I recently finished reading Don’t Turn Around by Michelle Gagnon, a 313 page fictional novel. Don’t Turn Around, being the first book in the series it really has to impress me. It did. The book was published in 2012. I have never read a book by this author before so it was a new path for me to travel. When I read the back it caught my eye. Purely because of the action-packed sound to it. Just what I love in a book.
The book is about a sixteen year old named Noa who wakes up on a table in a “hospital” (we later find out it’s a huge warehouse) with an IV in her arm and her bracelet that she always wears is gone. She has zero memory of how she got there. She is told that she was in a car accident. However, Noa knows he is lying because she doesn’t own a car. Noa is a computer hacker who has been living off the grid, needs to discover who is hunting her and why. Then comes along a person named Peter Gregory. Peter is a rich kid and is the leader of the hacker alliance. When Peter realizes that he needs someone with Noa’s type of skills he sets out to capture her and turn her into a part of the alliance. Then a twist comes in, neither of them knows that Noa holds the key to a horrible secret, and there are those who would stop at nothing to stop her for all eternity.
I liked how the author would introduce a new character is a way that I have never seen before. She would slowly give more and more information about the character as time went on. In my opinion, a great way to do it. I liked how the author created suspense. She would just throw a whole bunch of information that would all tie together with something the character is doing and you would have to process a lot at once. However, all of the information thrown at you was kind of spooky or sinister if I had to describe it. It was an interesting take on suspense. I dislike how the author introduced the alliance. She left it really vague who they were and what they were actually trying to get/are going after. To this day I am still confused.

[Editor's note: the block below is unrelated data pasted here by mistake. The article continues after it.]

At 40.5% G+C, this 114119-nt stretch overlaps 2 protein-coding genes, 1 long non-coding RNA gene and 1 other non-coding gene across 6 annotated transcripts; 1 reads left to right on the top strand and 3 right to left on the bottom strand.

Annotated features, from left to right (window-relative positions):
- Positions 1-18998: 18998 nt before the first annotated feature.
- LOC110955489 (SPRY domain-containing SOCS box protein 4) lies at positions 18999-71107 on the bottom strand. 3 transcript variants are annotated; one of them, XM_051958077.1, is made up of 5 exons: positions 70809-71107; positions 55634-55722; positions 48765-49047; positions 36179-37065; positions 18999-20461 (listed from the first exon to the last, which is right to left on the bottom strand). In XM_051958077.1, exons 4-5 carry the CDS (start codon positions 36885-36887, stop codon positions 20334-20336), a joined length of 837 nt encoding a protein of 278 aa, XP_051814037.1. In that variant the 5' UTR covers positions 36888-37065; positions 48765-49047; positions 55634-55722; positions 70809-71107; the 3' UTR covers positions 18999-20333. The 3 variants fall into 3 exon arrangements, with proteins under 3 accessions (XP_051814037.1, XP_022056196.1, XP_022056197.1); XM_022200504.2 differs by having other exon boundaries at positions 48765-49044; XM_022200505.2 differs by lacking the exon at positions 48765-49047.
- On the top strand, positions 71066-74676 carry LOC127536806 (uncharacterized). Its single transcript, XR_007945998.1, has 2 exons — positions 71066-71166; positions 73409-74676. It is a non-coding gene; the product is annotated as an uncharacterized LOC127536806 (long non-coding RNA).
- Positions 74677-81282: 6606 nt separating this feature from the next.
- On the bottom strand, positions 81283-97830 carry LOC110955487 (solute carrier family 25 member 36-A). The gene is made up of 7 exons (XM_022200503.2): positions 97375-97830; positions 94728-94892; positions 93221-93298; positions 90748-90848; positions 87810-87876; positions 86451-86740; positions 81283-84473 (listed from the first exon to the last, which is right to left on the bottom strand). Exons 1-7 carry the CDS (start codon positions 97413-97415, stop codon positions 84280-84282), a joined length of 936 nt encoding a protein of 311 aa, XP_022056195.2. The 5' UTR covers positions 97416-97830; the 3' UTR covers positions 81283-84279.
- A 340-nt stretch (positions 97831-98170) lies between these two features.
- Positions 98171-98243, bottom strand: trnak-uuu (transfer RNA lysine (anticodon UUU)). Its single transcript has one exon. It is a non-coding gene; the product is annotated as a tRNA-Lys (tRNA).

I found this passage interesting:
“‘Anyway’ Cody said, taking the hint. ‘Pestilitas Macra Adulescens, commonly known as PEMA. First case was seen a little over seven years ago. Since then it’s affected almost a hundred thousand adolescents, and that number just keeps growing.’
‘We all know that,’ Peter said impatiently.
Cody raised an eyebrow, and he fell silent. ‘So based on what I’ve seen so far, the folks at AMRF were researching PEMA.’
‘By experimenting on kids like me,’ Noa said bitterly.
‘They’re a little vague about that in the papers,’ Cody said. ‘They keep referring to test subjects by numbers, not names-that’s the weird thing; the way they filed their data is off.”
I found that passage interesting because this is the point in the book where they start to get a little skeptical of the alliance and all of the other organizations who are also on this race to get kids like her.
Overall, I would give this book a 7 out of 10. This is because it was action packed but really left me confused at the end.